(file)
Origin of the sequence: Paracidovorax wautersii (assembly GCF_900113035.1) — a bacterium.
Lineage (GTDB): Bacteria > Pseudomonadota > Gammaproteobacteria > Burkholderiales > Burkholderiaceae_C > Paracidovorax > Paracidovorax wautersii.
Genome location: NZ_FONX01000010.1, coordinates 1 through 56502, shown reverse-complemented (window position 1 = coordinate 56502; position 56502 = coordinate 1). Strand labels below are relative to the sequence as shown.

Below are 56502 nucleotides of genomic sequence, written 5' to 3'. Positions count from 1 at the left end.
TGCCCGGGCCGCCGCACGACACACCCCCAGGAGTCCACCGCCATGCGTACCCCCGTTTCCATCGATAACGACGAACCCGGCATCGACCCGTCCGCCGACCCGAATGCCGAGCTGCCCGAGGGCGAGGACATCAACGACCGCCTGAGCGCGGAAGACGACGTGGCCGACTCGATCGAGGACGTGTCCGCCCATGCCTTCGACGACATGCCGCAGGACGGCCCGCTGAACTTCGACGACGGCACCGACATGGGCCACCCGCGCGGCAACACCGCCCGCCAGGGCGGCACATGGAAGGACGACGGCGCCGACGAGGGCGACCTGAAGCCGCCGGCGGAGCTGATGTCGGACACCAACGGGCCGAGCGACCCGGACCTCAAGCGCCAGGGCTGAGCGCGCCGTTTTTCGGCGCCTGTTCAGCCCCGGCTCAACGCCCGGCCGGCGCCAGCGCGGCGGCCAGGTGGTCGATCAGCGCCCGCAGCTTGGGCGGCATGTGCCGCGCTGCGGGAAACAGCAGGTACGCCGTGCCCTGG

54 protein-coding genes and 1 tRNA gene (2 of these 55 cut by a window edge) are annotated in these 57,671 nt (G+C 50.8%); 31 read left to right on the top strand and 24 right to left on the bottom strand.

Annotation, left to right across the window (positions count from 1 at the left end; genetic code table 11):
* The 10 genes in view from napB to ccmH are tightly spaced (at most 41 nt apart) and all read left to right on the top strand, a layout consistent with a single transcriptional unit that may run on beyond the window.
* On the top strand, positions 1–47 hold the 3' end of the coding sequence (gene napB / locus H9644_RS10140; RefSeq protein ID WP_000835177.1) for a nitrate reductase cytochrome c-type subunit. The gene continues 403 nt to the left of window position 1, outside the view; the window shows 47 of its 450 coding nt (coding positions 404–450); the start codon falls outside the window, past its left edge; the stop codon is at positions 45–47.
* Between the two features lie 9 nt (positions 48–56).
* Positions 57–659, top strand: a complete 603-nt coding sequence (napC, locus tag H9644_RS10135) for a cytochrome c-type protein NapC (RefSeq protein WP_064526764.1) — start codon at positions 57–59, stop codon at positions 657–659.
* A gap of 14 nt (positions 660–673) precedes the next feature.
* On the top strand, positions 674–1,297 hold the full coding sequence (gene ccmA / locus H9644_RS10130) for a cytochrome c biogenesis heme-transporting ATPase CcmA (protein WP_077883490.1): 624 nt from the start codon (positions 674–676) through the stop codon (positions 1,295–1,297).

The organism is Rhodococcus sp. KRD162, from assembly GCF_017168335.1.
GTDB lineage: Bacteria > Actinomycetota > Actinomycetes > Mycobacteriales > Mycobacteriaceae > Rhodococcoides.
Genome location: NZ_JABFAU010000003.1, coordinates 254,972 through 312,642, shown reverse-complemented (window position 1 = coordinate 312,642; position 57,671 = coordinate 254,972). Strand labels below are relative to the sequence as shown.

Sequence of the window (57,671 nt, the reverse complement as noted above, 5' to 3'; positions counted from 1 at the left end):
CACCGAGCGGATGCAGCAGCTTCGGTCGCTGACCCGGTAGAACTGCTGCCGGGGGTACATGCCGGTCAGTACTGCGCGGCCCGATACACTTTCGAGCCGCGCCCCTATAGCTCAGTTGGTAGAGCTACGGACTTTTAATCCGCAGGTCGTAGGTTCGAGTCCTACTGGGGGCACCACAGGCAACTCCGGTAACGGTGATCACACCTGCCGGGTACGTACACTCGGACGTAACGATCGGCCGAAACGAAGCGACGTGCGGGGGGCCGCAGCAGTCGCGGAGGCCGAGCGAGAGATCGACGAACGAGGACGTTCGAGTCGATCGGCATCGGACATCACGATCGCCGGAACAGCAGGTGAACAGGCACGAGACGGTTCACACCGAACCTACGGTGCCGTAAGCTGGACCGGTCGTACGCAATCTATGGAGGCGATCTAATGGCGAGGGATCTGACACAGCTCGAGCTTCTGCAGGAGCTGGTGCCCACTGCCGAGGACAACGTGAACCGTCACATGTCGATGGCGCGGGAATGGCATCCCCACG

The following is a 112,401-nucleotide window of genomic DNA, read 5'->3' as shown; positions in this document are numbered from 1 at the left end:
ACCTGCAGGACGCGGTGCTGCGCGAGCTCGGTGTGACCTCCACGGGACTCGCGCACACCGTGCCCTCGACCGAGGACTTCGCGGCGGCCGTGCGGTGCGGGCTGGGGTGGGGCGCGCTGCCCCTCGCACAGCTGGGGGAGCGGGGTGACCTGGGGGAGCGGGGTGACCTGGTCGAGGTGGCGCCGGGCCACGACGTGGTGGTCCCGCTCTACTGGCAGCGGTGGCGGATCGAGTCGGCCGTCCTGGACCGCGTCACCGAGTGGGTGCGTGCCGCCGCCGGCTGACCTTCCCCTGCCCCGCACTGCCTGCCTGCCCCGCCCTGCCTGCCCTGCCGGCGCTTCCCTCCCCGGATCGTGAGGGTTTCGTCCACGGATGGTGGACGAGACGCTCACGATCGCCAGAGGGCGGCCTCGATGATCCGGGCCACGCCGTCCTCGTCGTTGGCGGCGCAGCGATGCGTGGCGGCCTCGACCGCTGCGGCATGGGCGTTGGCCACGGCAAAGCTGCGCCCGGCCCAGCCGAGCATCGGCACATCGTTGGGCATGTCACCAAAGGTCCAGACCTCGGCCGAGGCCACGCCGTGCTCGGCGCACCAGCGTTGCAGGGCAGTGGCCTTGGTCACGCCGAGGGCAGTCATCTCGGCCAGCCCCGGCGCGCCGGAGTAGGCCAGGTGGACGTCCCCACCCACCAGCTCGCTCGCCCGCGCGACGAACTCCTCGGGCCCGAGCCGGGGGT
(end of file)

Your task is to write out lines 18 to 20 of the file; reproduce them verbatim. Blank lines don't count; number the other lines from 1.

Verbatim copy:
CACCGAGCGGATGCAGCAGCTTCGGTCGCTGACCCGGTAGAACTGCTGCCGGGGGTACATGCCGGTCAGTACTGCGCGGCCCGATACACTTTCGAGCCGCGCCCCTATAGCTCAGTTGGTAGAGCTACGGACTTTTAATCCGCAGGTCGTAGGTTCGAGTCCTACTGGGGGCACCACAGGCAACTCCGGTAACGGTGATCACACCTGCCGGGTACGTACACTCGGACGTAACGATCGGCCGAAACGAAGCGACGTGCGGGGGGCCGCAGCAGTCGCGGAGGCCGAGCGAGAGATCGACGAACGAGGACGTTCGAGTCGATCGGCATCGGACATCACGATCGCCGGAACAGCAGGTGAACAGGCACGAGACGGTTCACACCGAACCTACGGTGCCGTAAGCTGGACCGGTCGTACGCAATCTATGGAGGCGATCTAATGGCGAGGGATCTGACACAGCTCGAGCTTCTGCAGGAGCTGGTGCCCACTGCCGAGGACAACGTGAACCGTCACATGTCGATGGCGCGGGAATGGCATCCCCACG

The following is a 112,401-nucleotide window of genomic DNA, read 5'->3' as shown; positions in this document are numbered from 1 at the left end:
ACCTGCAGGACGCGGTGCTGCGCGAGCTCGGTGTGACCTCCACGGGACTCGCGCACACCGTGCCCTCGACCGAGGACTTCGCGGCGGCCGTGCGGTGCGGGCTGGGGTGGGGCGCGCTGCCCCTCGCACAGCTGGGGGAGCGGGGTGACCTGGGGGAGCGGGGTGACCTGGTCGAGGTGGCGCCGGGCCACGACGTGGTGGTCCCGCTCTACTGGCAGCGGTGGCGGATCGAGTCGGCCGTCCTGGACCGCGTCACCGAGTGGGTGCGTGCCGCCGCCGGCTGACCTTCCCCTGCCCCGCACTGCCTGCCTGCCCCGCCCTGCCTGCCCTGCCGGCGCTTCCCTCCCCGGATCGTGAGGGTTTCGTCCACGGATGGTGGACGAGACGCTCACGATCGCCAGAGGGCGGCCTCGATGATCCGGGCCACGCCGTCCTCGTCGTTGGCGGCGCAGCGATGCGTGGCGGCCTCGACCGCTGCGGCATGGGCGTTGGCCACGGCAAAGCTGCGCCCGGCCCAGCCGAGCATCGGCACATCGTTGGGCATGTCACCAAAGGTCCAGACCTCGGCCGAGGCCACGCCGTGCTCGGCGCACCAGCGTTGCAGGGCAGTGGCCTTGGTCACGCCGAGGGCAGTCATCTCGGCCAGCCCCGGCGCGCCGGAGTAGGCCAGGTGGACGTCCCCACCCACCAGCTCGCTCGCCCGCGCGACGAACTCCTCGGGCCCGAGCCGGGGGT